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UNC Sophisticating its Defensive Scheme

The Tar Heels' basic defensive scheme will be expanded this fall.

CHARLOTTE, N.C. – After an initial season based upon a philosophy of simplification, Gene Chizik is finally ready to add more schematic elements to North Carolina’s defense.

UNC installed its base defense three times before last season’s opener against South Carolina, taking a methodical approach that refused to leave any player in doubt as to his responsibilities. New teaching drills were explained on film before being introduced on the practice field, and then were critiqued on film after practice to ensure understanding and relay how the specific drill translated to actual game situations.

The result was a surprisingly bare bones, yet incredibly effective defensive scheme that carved off 14.5 points per game from the previous season – tops nationally – and helped UNC to its first-ever ACC Championship Game appearance.

The simplicity came at a cost. Against elite offensive teams such as Clemson and Baylor, there were not enough calls on the play sheet to slow down the onslaught. And focusing on taking away the explosive plays, UNC was gashed on the ground, allowing 247.4 rushing yards per game (121st nationally).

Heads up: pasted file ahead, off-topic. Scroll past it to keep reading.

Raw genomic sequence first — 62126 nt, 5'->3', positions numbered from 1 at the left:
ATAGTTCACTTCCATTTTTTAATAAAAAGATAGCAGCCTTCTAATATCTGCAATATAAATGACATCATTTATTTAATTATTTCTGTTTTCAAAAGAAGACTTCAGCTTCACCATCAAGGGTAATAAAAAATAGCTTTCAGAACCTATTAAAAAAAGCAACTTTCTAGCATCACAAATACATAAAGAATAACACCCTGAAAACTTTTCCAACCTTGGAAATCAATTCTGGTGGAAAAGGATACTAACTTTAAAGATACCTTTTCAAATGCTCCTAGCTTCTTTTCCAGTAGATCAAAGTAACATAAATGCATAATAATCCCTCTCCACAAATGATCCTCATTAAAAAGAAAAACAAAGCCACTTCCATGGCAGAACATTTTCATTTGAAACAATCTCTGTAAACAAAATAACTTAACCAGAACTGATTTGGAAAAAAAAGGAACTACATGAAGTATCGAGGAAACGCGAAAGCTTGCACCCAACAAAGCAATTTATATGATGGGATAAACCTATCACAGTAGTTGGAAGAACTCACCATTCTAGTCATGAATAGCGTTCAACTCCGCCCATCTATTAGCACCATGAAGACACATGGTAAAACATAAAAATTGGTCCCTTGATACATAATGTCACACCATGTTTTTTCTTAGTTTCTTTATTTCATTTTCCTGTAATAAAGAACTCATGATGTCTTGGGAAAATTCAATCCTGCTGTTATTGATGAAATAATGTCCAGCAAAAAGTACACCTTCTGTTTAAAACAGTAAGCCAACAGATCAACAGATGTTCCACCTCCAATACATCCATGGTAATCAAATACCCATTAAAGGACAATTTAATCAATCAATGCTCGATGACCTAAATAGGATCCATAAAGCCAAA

“We were playing two deep the majority of the year because that was our base,” Larry Fedora told reporters at the ACC Kickoff media event on Thursday, “so very seldom were we getting another safety in the box. Ninety percent of the teams you play are going to get another safety in the box to help stop the run.  You can't cover all the gaps if you don't.

“So we knew what we had, we knew what we were dealing with, but we wanted to stay as basic as possible for our players.  And it helped us be successful last year, no doubt about it.”

If Chizik’s first season in Chapel Hill was built upon basic defensive schematics, his second season began during spring ball with an emphasis on understanding opposing offenses to allow for a more expansive set of defensive calls and adjustments.

“Gene and the defensive staff know we've got to expand our package, and we will,” Fedora said. “And we have.  So you will see some different things defensively from us.”

While there were not any sweeping changes in spring ball, according to senior cornerback Des Lawrence, the defense mixed and matched coverages and blitzes to give first-year starter Mitch Trubisky different types of challenges.

“We’re never going to be the same,” Lawrence said. “We’re going to give different looks and [Chizik] is going to make sure he can put people in a position to make plays, more plays than we did last year. I expect a lot of different looks and schemes this year. Don’t know what yet. He’s the guru, so we’re just going to wait until he draws it up.”

While defensive football is a game of reaction, an increased level of awareness and anticipation promotes proactive aggression, which was missing at times for the UNC defense in 2015. That will likely not be the case this fall.


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